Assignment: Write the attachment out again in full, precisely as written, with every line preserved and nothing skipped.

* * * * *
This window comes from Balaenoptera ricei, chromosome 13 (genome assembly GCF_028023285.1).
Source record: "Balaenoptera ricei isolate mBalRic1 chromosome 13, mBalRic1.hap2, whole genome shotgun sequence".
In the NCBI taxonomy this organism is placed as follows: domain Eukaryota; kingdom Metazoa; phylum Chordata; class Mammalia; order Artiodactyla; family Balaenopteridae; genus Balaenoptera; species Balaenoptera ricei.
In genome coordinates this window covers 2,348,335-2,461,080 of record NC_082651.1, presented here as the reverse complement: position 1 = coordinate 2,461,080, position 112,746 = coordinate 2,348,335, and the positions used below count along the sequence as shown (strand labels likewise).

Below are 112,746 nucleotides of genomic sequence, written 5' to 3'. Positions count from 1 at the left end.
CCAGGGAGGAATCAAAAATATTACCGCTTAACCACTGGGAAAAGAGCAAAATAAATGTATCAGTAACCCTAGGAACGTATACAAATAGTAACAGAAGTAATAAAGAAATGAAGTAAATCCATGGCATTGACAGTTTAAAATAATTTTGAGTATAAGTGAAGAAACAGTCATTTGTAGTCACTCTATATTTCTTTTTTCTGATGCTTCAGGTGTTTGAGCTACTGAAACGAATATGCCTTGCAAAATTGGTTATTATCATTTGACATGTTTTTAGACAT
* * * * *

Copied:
This window comes from Balaenoptera ricei, chromosome 13 (genome assembly GCF_028023285.1).
Source record: "Balaenoptera ricei isolate mBalRic1 chromosome 13, mBalRic1.hap2, whole genome shotgun sequence".
In the NCBI taxonomy this organism is placed as follows: domain Eukaryota; kingdom Metazoa; phylum Chordata; class Mammalia; order Artiodactyla; family Balaenopteridae; genus Balaenoptera; species Balaenoptera ricei.
In genome coordinates this window covers 2,348,335-2,461,080 of record NC_082651.1, presented here as the reverse complement: position 1 = coordinate 2,461,080, position 112,746 = coordinate 2,348,335, and the positions used below count along the sequence as shown (strand labels likewise).

Below are 112,746 nucleotides of genomic sequence, written 5' to 3'. Positions count from 1 at the left end.
CCAGGGAGGAATCAAAAATATTACCGCTTAACCACTGGGAAAAGAGCAAAATAAATGTATCAGTAACCCTAGGAACGTATACAAATAGTAACAGAAGTAATAAAGAAATGAAGTAAATCCATGGCATTGACAGTTTAAAATAATTTTGAGTATAAGTGAAGAAACAGTCATTTGTAGTCACTCTATATTTCTTTTTTCTGATGCTTCAGGTGTTTGAGCTACTGAAACGAATATGCCTTGCAAAATTGGTTATTATCATTTGACATGTTTTTAGACAT